Ginger Shrimp With Carrot Couscous
- Course: Main Course
- Features: Fast, Healthy, Kid-Friendly
Are school meetings and sports practice already threatening the dinner hour? This recipe won’t get in the way — and it earns a top grade for its daily serving of vitamin A, delivered by the carrot juice.
If you don’t have shrimp on hand, you could substitute quickly sauteed portobello mushrooms, oven-roasted tomatoes or leftover roast chicken. Serve with a green salad.
- 1 tablespoon canola oil
- 1 1/4 cups fresh carrot juice, such as Odwalla brand
- 1 package (8.8 ounces) uncooked Israeli couscous, such as Osem brand
- 1 teaspoon honey (optional)
- Juice of 4 medium limes (at least 1/4 cup)
- 1/2 to 1 medium jalapeÃ±o pepper, stemmed, seeded and minced (2 to 3 teaspoons)
- 2 teaspoons freshly grated ginger root
- 1 1/2 pounds cooked, peeled and deveined shrimp, patted dry (if using frozen shrimp, thaw before using)
- 1 cup sugar snap peas, trimmed and cut on the diagonal
- 1 scallion, white and light-green parts, thinly sliced crosswise (about 1/4 cup)
Combine 1 teaspoon of the oil and 1 cup of the carrot juice in a medium saucepan; bring to a boil over medium-high heat. Slowly add the couscous, stirring to mix well. Reduce the heat to low; cover and cook for 6 to 8 minutes, stirring once or twice, until the liquid has been absorbed. Remove from the heat; place a folded cloth napkin over the mouth of the saucepan and place the lid on top.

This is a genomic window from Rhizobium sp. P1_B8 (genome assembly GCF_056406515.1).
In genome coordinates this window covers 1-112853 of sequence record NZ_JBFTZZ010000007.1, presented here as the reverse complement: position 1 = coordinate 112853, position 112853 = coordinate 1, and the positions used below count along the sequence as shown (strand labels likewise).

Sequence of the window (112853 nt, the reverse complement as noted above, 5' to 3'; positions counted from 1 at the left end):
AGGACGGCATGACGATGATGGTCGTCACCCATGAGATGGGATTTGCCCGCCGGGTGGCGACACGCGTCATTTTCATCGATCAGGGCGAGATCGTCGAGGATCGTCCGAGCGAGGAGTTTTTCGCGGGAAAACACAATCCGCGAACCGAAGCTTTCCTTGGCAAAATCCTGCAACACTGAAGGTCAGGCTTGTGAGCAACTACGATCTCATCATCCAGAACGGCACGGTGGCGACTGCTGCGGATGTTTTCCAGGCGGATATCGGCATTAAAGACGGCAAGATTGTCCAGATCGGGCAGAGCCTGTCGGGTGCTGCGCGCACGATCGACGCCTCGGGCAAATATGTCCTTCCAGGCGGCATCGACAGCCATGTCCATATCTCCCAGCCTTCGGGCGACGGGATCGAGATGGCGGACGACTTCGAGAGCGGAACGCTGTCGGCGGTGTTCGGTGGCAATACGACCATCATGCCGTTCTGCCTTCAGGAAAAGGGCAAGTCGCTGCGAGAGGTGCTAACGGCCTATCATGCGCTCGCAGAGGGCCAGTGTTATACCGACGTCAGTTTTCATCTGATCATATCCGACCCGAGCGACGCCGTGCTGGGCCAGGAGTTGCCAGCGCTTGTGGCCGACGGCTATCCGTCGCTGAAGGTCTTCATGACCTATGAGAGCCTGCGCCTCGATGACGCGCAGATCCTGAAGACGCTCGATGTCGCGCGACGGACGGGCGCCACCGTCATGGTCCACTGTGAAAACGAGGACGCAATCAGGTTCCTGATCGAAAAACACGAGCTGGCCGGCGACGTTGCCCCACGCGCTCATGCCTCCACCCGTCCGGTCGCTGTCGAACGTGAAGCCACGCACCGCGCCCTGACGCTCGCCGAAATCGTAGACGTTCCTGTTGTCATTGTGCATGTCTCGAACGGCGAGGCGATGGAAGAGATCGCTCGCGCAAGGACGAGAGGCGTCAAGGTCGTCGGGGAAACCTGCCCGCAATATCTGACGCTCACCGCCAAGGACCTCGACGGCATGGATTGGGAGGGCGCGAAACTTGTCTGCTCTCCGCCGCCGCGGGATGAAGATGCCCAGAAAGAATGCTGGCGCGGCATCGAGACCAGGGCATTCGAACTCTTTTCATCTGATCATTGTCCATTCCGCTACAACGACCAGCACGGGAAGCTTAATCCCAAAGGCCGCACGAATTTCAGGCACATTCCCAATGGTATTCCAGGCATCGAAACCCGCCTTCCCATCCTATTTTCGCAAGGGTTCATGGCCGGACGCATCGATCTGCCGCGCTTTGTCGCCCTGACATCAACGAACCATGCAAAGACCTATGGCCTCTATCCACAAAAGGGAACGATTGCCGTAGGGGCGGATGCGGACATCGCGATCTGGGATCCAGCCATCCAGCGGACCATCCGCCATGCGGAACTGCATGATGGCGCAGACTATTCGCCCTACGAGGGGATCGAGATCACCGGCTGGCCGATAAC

Meanwhile, bring the remaining 1/4 cup of carrot juice to a boil over medium-high heat in a large nonstick skillet; cook for 1 to 2 minutes or until it has reduced by half. Remove from the heat and add the remaining 2 teaspoons of oil, then the honey, if using, the lime juice, jalapeÃ±o pepper to taste, ginger, salt to taste, shrimp and sugar snap peas, stirring to combine.
Transfer the couscous to a serving bowl and fluff with a fork, then add the reduced carrot juice-shrimp mixture and the sliced scallions, tossing to mix well. Divide among individual plates and serve immediately.
Based on a recipe from Cooking Light magazine.
Tested by Bonnie S. Benwick for The Washington Post.
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